The movie stars Kirk Cameron as Caleb Holt, a fire captain with marriage problems. His wife, Catherine, played by Erin Bethea (from Facing the Giants), is ready to leave him because, let's face it, he's a jerk. Before he actually goes to his lawyer, however, his father asks him to take a 40-day challenge called a "love dare." Well, that's the story. You can figure out the outcome without my help.
The film is not quiet about its intent. In the middle of his 40-day excursion that is not working, he tells his father that it's a complete loss. His father asks, "Are you reading everything every day?" Well, of course Caleb is not. There is a Bible verse at the end of each page, and he's not interested in religion. He's just trying to save his marriage. His father uses his marital situation to illustrated his situation with God ("How can she expect us to have a relationship when she won't give me the respect I deserve?"). And Caleb is forced to see his heart problem before God rather than his marriage problem with his wife. The movie is overtly about Christianity, no doubt.
The message is also about marriage. One of the first things Captain Holt tells one of his new guys is "You never leave your partner behind" after a fire. That becomes the theme. Caleb learns that, while defending himself, he has ignored his failings that he is forced to face and deal with.
Kirk Cameron does a good job in the film. I'm afraid he was the only one I saw as a person in the movie. The rest were ... actors. And, well, I guess that's okay. For most of the cast, this was their very first movie. So there is some wooden dialog and some less than perfect acting. But that's okay. The message came across. And I was fascinated by this little bit of trivia:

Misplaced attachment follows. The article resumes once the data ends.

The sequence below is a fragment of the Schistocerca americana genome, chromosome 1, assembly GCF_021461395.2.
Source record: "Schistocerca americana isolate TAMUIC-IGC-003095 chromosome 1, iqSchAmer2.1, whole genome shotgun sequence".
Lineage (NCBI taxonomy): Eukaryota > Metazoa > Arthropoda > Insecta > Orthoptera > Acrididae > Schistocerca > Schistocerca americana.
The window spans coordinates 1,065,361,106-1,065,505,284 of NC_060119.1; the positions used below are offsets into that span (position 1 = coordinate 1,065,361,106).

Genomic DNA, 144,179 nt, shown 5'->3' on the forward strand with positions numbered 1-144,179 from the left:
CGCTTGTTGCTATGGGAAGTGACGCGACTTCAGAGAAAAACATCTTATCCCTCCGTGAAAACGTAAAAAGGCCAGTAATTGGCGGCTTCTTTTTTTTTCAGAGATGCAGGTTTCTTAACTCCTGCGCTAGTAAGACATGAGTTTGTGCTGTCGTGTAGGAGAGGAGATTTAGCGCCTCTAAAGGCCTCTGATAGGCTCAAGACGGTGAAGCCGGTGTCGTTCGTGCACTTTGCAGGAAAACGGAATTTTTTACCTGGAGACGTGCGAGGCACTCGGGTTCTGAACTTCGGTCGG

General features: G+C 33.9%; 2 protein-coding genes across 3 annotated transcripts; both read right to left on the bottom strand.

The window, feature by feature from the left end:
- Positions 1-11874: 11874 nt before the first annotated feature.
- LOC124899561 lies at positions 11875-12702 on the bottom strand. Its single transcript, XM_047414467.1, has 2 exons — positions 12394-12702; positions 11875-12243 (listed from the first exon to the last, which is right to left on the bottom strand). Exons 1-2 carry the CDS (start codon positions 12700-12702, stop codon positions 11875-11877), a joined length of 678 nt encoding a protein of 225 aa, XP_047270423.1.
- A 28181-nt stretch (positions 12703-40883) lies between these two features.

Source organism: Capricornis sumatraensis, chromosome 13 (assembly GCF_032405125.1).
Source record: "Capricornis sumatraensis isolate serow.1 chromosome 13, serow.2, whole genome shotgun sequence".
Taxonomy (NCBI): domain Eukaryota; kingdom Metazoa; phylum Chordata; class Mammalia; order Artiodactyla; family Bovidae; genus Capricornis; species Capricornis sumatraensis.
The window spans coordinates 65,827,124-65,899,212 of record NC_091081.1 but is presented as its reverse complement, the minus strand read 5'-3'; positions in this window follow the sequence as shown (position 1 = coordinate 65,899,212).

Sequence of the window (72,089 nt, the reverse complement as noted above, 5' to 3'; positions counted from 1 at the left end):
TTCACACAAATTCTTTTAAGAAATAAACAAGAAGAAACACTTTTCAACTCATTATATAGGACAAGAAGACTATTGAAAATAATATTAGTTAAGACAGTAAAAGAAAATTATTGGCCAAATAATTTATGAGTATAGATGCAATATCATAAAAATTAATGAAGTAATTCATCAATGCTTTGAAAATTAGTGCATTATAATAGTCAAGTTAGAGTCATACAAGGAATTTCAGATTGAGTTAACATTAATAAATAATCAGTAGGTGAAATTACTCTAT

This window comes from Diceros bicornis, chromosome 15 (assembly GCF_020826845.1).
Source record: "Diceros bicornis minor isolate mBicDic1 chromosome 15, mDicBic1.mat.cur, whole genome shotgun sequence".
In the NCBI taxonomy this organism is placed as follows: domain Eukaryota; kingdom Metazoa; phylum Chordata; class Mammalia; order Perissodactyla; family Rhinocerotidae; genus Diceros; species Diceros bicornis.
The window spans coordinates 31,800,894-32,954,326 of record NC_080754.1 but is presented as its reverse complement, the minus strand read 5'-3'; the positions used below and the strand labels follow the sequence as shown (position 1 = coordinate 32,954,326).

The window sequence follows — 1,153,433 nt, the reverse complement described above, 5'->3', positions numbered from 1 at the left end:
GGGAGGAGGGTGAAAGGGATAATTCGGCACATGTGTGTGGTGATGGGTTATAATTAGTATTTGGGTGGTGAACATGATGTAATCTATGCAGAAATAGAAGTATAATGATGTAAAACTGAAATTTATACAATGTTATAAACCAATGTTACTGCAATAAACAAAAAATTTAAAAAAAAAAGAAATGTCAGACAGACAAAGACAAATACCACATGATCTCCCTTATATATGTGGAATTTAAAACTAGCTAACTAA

Kirk Cameron, a fundamentalist Christian evangelist, refuses to kiss any woman other than his wife under any circumstance, so to film a scene in which his character in Fireproof (2008) kisses his wife, the filmmakers had to dress Cameron's real-life wife, Chelsea Noble, as the wife character (played throughout the rest of the movie by Erin Bethea) and shoot the kissing scene in shadow so the difference between Noble and Bethea would not be as evident onscreen.It was a straightforward movie with straightforward messages. 1) You need Jesus. 2) You need to fireproof your marriage. Good. I can't complain.
My only complaint, in truth, is the suggestion that "If you do these steps, you can fireproof your marriage." The idea that was portrayed was that these procedures will always result in saving one's marriage. I feel the need to point out that life doesn't always work that way. Doing the right thing is always the right thing to do. Doing the right thing for the right reasons is even better. Doing the right thing for the right reason that does not include my self-interest is typically the best. This is true even when the outcome isn't the most pleasant.